Western Equine Encephalitis outbreak in Argentina


  • Last year, the International Health Regulations National Focal Point (IHR NFP) in Argentina alerted the Pan American Health Organization/World Health Organization (PAHO/WHO) of a human case of Western Equine Encephalitis Virus (WEEV) infection.
  • Since then the outbreak has since grown to 21 confirmed new cases of the infection in Argentina.
  • The last cases of human infections in Argentina were reported in 1982, 1983, and an isolated event in 1996.

About Western Equine Encephalitis:

  • Western Equine Encephalitis is a mosquito­borne infection which is caused by the WEEV and it belongs to the Togaviridae family of viruses.
  • The virus has nearly 11.5 kilobases long single­stranded RNA genome.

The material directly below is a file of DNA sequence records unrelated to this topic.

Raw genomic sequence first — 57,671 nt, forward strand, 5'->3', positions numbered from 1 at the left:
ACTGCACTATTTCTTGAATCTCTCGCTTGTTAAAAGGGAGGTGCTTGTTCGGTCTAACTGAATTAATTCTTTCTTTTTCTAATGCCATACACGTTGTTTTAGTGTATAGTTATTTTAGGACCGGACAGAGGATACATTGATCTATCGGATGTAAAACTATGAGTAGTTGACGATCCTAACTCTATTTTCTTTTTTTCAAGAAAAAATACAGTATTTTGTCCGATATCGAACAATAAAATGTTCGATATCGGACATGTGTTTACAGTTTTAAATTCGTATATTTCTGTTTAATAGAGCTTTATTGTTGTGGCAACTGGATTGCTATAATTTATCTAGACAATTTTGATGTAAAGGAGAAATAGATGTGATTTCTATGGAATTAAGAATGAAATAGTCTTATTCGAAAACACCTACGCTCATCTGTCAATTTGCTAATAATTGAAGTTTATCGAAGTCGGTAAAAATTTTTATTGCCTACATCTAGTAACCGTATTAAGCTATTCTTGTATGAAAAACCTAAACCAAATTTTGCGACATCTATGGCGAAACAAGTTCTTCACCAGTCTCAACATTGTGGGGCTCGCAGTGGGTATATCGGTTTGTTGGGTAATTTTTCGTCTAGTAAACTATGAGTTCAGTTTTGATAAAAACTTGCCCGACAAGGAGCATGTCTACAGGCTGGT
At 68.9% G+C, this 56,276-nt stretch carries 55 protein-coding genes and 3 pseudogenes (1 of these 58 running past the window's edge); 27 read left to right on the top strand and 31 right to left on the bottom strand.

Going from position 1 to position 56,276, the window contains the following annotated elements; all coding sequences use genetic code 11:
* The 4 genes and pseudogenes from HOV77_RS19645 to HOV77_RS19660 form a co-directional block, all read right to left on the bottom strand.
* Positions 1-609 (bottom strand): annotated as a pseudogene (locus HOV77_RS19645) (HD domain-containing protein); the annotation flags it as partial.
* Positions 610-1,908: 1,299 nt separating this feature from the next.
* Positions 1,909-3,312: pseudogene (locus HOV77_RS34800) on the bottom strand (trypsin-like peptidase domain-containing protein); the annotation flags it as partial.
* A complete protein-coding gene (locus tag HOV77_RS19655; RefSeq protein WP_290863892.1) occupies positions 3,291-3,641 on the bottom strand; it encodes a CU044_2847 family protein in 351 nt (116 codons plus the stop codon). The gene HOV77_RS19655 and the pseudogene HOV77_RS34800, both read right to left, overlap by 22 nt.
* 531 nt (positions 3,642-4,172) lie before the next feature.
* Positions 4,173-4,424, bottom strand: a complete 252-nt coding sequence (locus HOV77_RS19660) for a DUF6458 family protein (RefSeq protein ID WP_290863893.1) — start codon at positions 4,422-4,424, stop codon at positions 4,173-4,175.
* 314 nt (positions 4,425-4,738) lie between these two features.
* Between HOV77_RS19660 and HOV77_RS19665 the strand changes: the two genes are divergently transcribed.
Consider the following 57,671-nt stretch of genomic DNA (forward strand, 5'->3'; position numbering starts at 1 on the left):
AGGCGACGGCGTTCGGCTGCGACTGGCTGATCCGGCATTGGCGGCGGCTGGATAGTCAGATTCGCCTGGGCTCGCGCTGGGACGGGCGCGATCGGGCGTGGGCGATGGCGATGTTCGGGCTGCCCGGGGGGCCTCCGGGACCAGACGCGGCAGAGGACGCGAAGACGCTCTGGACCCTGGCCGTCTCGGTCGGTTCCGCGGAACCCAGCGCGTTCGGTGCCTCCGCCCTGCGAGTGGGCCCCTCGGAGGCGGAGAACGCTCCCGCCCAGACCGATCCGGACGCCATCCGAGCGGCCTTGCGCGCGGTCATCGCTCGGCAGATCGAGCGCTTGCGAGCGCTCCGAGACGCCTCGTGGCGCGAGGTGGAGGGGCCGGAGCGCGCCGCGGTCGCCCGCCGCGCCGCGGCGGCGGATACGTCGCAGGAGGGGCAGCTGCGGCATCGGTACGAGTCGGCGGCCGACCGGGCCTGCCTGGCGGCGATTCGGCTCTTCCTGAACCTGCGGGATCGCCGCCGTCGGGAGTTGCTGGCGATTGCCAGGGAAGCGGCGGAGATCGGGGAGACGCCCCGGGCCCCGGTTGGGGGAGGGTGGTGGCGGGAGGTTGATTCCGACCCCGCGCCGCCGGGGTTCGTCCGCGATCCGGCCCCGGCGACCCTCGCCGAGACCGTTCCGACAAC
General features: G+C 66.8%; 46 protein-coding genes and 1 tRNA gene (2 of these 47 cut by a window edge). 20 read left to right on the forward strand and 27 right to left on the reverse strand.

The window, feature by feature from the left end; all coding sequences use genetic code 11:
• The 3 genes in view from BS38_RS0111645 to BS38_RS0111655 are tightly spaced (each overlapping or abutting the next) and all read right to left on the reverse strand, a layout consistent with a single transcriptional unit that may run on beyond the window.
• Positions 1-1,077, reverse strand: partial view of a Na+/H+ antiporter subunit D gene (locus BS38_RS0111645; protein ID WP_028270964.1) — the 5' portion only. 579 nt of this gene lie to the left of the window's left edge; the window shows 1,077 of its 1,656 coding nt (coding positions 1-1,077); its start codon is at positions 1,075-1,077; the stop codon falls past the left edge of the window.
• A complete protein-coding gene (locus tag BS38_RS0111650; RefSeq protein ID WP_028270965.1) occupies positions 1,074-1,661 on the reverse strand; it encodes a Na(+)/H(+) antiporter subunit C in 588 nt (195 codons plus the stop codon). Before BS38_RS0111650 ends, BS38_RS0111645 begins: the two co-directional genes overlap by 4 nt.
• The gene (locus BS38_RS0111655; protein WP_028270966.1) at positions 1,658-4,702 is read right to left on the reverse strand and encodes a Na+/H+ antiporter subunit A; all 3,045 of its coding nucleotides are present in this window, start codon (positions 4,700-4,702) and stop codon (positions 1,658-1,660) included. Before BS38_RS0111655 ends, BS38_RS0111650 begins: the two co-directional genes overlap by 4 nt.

• The virus is a recombinant of the eastern equine encephalitis virus and a Sindbislike virus.
  • Passerine birds are thought to be the reservoir and equine species are intermediate hosts.
  • The primary mode of transmission of the infection to humans is through mosquitoes which act as vectors for the virus transmission.
  • While most of the infections are asymptomatic, the infection may lead to severe consequences in the rare cases.

The post Western Equine Encephalitis outbreak in Argentina appeared first on Vajirao IAS.


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